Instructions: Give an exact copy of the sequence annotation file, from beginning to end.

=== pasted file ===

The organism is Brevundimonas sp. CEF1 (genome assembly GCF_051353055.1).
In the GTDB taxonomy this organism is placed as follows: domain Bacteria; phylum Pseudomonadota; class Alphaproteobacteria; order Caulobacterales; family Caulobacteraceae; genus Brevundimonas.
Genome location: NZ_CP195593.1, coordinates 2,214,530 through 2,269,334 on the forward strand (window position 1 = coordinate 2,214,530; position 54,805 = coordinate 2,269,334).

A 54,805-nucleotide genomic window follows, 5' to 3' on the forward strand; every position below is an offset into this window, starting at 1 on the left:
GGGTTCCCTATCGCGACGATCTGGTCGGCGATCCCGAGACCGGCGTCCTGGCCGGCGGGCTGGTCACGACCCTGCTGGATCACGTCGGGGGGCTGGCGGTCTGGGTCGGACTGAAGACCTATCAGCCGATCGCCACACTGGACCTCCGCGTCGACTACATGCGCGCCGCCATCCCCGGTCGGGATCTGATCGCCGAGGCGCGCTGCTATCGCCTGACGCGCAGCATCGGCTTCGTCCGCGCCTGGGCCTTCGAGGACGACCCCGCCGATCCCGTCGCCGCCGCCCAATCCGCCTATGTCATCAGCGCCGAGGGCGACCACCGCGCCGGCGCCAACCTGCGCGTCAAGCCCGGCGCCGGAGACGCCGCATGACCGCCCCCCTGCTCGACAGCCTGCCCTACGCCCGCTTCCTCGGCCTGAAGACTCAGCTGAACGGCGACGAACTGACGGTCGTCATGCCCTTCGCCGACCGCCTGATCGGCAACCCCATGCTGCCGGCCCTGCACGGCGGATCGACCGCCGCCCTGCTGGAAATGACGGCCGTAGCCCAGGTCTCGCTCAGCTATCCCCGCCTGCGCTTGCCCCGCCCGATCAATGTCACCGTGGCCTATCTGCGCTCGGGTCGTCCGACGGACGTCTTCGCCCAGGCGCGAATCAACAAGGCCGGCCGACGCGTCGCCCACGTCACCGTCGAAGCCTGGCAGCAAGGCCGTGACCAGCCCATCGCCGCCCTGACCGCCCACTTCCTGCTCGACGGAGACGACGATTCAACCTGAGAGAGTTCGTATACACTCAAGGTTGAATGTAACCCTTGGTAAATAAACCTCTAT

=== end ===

The organism is Brevundimonas sp. CEF1 (genome assembly GCF_051353055.1).
In the GTDB taxonomy this organism is placed as follows: domain Bacteria; phylum Pseudomonadota; class Alphaproteobacteria; order Caulobacterales; family Caulobacteraceae; genus Brevundimonas.
Genome location: NZ_CP195593.1, coordinates 2,214,530 through 2,269,334 on the forward strand (window position 1 = coordinate 2,214,530; position 54,805 = coordinate 2,269,334).

A 54,805-nucleotide genomic window follows, 5' to 3' on the forward strand; every position below is an offset into this window, starting at 1 on the left:
GGGTTCCCTATCGCGACGATCTGGTCGGCGATCCCGAGACCGGCGTCCTGGCCGGCGGGCTGGTCACGACCCTGCTGGATCACGTCGGGGGGCTGGCGGTCTGGGTCGGACTGAAGACCTATCAGCCGATCGCCACACTGGACCTCCGCGTCGACTACATGCGCGCCGCCATCCCCGGTCGGGATCTGATCGCCGAGGCGCGCTGCTATCGCCTGACGCGCAGCATCGGCTTCGTCCGCGCCTGGGCCTTCGAGGACGACCCCGCCGATCCCGTCGCCGCCGCCCAATCCGCCTATGTCATCAGCGCCGAGGGCGACCACCGCGCCGGCGCCAACCTGCGCGTCAAGCCCGGCGCCGGAGACGCCGCATGACCGCCCCCCTGCTCGACAGCCTGCCCTACGCCCGCTTCCTCGGCCTGAAGACTCAGCTGAACGGCGACGAACTGACGGTCGTCATGCCCTTCGCCGACCGCCTGATCGGCAACCCCATGCTGCCGGCCCTGCACGGCGGATCGACCGCCGCCCTGCTGGAAATGACGGCCGTAGCCCAGGTCTCGCTCAGCTATCCCCGCCTGCGCTTGCCCCGCCCGATCAATGTCACCGTGGCCTATCTGCGCTCGGGTCGTCCGACGGACGTCTTCGCCCAGGCGCGAATCAACAAGGCCGGCCGACGCGTCGCCCACGTCACCGTCGAAGCCTGGCAGCAAGGCCGTGACCAGCCCATCGCCGCCCTGACCGCCCACTTCCTGCTCGACGGAGACGACGATTCAACCTGAGAGAGTTCGTATACACTCAAGGTTGAATGTAACCCTTGGTAAATAAACCTCTAT